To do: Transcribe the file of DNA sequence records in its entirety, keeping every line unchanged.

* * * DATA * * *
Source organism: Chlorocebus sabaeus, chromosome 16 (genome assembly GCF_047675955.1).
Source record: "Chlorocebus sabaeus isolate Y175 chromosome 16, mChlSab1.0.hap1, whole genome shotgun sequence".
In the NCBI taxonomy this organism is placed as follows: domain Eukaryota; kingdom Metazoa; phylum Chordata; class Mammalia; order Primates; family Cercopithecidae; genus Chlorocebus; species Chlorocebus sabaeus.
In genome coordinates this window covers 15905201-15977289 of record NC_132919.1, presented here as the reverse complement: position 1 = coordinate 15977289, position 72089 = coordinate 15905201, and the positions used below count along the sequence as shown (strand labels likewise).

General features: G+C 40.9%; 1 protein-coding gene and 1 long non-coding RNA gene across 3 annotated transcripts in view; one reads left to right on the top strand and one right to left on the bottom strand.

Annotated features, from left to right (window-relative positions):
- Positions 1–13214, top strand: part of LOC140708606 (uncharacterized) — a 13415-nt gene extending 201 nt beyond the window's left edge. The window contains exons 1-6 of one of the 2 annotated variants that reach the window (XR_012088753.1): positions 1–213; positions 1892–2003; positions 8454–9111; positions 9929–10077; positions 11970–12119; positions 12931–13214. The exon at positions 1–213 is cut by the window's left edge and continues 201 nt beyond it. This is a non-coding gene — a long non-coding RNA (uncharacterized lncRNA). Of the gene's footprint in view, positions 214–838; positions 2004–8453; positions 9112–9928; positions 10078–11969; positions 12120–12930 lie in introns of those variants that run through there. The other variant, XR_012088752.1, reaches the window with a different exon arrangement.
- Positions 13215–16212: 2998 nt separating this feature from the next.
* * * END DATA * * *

Source organism: Chlorocebus sabaeus, chromosome 16 (genome assembly GCF_047675955.1).
Source record: "Chlorocebus sabaeus isolate Y175 chromosome 16, mChlSab1.0.hap1, whole genome shotgun sequence".
In the NCBI taxonomy this organism is placed as follows: domain Eukaryota; kingdom Metazoa; phylum Chordata; class Mammalia; order Primates; family Cercopithecidae; genus Chlorocebus; species Chlorocebus sabaeus.
In genome coordinates this window covers 15905201-15977289 of record NC_132919.1, presented here as the reverse complement: position 1 = coordinate 15977289, position 72089 = coordinate 15905201, and the positions used below count along the sequence as shown (strand labels likewise).

General features: G+C 40.9%; 1 protein-coding gene and 1 long non-coding RNA gene across 3 annotated transcripts in view; one reads left to right on the top strand and one right to left on the bottom strand.

Annotated features, from left to right (window-relative positions):
- Positions 1–13214, top strand: part of LOC140708606 (uncharacterized) — a 13415-nt gene extending 201 nt beyond the window's left edge. The window contains exons 1-6 of one of the 2 annotated variants that reach the window (XR_012088753.1): positions 1–213; positions 1892–2003; positions 8454–9111; positions 9929–10077; positions 11970–12119; positions 12931–13214. The exon at positions 1–213 is cut by the window's left edge and continues 201 nt beyond it. This is a non-coding gene — a long non-coding RNA (uncharacterized lncRNA). Of the gene's footprint in view, positions 214–838; positions 2004–8453; positions 9112–9928; positions 10078–11969; positions 12120–12930 lie in introns of those variants that run through there. The other variant, XR_012088752.1, reaches the window with a different exon arrangement.
- Positions 13215–16212: 2998 nt separating this feature from the next.